Michelangelo could not have made the Pieta without his tools and instruments. There must have been a particular tool to use for every specialized task… many types of hammers, chisels, and rasps. The work could not have been completed without them. They were the conduit for the will of the artist. Yet, for those who look at the finished product, the artist’s implements are hidden.
Nobody looks to see how great a hammer was that transferred the artist’s power to the marble or how excellent the chisels were that carved the lines of the final work. The artist’s implements are not considered important, yet the art’s creator knows their true value. He chooses the perfect tool for the right job. He cares for the instrument, appreciates its characteristics, and uses it to the fullness of its capability.
When we look at the world and all that is faithful and beautiful in it, we might be able to focus on the work that has been made and recognize God as the Creator. His Grace shapes the world. God’s intent as the Creator is to shape the world into the most perfect and sacred creation. But what about his implements?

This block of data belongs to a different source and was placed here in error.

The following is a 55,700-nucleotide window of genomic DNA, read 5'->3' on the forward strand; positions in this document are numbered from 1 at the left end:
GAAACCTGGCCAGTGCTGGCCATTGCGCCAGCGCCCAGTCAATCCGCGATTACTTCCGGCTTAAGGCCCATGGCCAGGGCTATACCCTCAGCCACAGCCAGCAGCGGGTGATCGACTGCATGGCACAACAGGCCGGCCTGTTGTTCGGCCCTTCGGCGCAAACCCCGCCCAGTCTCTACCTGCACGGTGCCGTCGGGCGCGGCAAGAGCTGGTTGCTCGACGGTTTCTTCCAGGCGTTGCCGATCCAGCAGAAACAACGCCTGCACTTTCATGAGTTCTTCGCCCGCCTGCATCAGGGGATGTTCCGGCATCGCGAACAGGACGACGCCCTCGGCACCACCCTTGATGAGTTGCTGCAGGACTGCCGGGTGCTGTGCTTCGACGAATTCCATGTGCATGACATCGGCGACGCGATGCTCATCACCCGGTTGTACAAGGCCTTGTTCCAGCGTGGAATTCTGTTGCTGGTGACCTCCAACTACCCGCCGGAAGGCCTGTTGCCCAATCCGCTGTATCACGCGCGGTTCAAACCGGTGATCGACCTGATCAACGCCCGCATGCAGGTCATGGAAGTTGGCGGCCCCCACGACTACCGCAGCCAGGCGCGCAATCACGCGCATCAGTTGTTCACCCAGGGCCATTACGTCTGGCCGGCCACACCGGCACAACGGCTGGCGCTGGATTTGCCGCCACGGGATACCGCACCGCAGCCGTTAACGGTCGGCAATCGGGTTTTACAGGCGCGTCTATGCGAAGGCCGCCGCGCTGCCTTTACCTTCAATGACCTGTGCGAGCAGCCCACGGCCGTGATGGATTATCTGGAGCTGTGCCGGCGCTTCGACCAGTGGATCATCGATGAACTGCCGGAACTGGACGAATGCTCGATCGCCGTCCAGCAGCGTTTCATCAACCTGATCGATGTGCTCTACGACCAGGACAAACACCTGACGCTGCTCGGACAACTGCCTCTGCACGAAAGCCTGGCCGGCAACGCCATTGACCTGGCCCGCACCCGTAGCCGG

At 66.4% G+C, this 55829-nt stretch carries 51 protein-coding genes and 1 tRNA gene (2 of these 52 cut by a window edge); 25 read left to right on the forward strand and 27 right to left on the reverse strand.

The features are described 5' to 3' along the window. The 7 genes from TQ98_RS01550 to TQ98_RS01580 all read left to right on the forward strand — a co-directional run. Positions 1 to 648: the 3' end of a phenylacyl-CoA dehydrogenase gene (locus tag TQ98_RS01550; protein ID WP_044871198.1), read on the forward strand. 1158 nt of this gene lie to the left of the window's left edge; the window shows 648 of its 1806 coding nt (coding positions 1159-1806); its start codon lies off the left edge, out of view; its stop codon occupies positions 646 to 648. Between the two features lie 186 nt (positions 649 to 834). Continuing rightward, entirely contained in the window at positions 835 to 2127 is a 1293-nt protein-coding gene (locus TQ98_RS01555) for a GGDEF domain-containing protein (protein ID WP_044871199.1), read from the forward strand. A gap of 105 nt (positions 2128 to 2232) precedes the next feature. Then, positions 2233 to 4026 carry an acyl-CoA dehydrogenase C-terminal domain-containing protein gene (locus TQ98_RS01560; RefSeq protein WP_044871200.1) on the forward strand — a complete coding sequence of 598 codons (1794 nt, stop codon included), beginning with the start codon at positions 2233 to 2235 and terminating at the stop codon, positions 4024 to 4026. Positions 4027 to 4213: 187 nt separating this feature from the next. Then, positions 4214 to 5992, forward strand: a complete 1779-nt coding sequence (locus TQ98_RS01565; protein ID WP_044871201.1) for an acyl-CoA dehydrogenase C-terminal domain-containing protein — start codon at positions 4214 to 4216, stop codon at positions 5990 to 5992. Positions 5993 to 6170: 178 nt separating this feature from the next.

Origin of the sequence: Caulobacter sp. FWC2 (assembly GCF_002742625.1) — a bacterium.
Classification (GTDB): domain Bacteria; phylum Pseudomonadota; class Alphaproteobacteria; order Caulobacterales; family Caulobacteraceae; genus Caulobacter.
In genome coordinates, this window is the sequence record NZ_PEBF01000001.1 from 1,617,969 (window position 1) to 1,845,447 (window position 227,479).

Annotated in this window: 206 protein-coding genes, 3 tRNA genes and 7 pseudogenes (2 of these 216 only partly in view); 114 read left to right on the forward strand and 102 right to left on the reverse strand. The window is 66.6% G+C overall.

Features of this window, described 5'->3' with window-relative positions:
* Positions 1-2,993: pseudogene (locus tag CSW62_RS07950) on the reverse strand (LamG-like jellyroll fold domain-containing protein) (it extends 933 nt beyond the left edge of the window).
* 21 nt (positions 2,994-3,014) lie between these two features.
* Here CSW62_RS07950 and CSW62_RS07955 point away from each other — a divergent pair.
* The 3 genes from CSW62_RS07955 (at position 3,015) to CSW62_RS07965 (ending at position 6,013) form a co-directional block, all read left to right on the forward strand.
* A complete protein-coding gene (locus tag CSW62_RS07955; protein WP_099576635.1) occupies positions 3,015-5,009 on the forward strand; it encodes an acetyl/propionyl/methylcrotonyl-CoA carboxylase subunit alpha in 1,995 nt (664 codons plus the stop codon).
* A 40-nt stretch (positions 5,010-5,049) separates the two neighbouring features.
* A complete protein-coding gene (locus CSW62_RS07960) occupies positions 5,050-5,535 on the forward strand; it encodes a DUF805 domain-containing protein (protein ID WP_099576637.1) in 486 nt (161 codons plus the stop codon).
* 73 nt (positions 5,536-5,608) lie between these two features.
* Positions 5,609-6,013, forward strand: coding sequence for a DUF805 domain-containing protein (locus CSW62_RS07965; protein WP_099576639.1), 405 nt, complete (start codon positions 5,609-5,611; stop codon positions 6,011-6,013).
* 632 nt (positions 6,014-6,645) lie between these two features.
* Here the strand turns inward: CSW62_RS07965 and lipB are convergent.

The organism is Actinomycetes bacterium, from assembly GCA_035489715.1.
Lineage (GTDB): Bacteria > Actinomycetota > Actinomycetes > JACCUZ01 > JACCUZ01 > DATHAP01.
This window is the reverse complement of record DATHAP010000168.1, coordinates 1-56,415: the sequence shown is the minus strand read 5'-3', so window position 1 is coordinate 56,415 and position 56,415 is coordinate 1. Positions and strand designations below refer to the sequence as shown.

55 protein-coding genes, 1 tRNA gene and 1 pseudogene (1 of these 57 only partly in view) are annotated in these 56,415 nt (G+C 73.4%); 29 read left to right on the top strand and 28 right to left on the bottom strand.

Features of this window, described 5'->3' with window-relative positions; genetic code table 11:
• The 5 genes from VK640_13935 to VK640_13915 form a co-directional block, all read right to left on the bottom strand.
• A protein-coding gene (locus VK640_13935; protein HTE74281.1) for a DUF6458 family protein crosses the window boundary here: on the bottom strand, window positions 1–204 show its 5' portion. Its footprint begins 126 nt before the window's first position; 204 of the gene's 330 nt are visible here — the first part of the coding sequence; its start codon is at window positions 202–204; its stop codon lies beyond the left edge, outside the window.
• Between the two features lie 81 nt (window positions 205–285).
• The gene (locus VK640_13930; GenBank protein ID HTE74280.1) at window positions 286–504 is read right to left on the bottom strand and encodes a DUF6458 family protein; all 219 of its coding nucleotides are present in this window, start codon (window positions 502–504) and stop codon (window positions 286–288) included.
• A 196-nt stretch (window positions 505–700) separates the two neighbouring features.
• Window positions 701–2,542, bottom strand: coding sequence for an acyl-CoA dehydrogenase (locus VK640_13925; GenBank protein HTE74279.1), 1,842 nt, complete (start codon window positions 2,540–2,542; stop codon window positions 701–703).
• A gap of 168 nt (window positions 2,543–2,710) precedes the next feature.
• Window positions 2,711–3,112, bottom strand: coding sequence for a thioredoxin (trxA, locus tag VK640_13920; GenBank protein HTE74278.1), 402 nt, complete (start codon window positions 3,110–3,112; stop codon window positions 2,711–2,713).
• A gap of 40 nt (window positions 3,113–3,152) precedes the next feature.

We are meant to be the implements of God’s Grace.
Can you imagine the tools going against the will of the artist? It would not work very well, and the result of this would be seen in the final product.
Our will must be aligned to God’s will for us. That way, we will allow His Grace to flow into the world and affect His creation in a dynamic way. The world is everchanging… God’s Grace can flow through us if we are willing. We choose to surrender to His will for us and His will for the world.
Even the most minute details are necessary things... The work is not completed until all the details are implemented. Our part in the whole of creation may seem minimal or even insignificant, yet our Lord knows the value of our contribution.